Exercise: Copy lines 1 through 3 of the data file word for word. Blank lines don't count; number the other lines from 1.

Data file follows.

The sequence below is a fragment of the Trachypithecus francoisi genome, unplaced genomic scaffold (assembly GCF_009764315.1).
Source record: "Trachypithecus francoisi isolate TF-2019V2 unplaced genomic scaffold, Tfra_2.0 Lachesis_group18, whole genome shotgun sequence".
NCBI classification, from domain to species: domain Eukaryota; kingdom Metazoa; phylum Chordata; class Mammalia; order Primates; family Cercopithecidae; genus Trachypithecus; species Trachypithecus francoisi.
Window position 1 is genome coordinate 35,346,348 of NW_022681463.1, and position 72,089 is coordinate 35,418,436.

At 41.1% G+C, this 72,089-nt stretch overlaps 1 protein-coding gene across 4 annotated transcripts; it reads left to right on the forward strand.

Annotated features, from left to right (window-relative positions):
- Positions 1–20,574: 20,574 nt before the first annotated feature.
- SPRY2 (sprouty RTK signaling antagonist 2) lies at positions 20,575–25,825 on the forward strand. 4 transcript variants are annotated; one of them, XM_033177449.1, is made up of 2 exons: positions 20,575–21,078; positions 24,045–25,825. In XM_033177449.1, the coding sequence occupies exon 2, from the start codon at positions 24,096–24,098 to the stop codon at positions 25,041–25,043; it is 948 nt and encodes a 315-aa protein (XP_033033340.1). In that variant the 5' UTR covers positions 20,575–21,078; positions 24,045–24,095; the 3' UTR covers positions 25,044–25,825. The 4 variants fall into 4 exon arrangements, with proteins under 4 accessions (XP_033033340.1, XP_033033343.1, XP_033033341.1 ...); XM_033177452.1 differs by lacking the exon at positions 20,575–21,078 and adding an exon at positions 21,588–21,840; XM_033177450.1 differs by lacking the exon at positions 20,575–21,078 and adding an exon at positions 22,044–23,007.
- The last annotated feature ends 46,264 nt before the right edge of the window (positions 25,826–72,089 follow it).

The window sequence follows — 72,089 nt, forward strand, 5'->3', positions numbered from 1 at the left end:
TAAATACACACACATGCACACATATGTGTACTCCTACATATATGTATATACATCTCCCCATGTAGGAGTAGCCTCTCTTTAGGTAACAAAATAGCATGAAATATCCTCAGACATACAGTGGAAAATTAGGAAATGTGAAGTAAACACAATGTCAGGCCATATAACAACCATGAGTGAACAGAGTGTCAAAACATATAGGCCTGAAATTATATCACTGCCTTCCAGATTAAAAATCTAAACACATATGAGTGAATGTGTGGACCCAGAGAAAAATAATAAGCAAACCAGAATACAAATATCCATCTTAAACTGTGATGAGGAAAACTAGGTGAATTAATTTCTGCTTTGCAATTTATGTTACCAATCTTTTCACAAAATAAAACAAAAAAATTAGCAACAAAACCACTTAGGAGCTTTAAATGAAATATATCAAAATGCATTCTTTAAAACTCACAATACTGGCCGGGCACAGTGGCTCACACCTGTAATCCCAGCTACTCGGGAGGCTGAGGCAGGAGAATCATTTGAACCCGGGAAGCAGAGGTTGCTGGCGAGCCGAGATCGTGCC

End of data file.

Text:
The sequence below is a fragment of the Trachypithecus francoisi genome, unplaced genomic scaffold (assembly GCF_009764315.1).
Source record: "Trachypithecus francoisi isolate TF-2019V2 unplaced genomic scaffold, Tfra_2.0 Lachesis_group18, whole genome shotgun sequence".
NCBI classification, from domain to species: domain Eukaryota; kingdom Metazoa; phylum Chordata; class Mammalia; order Primates; family Cercopithecidae; genus Trachypithecus; species Trachypithecus francoisi.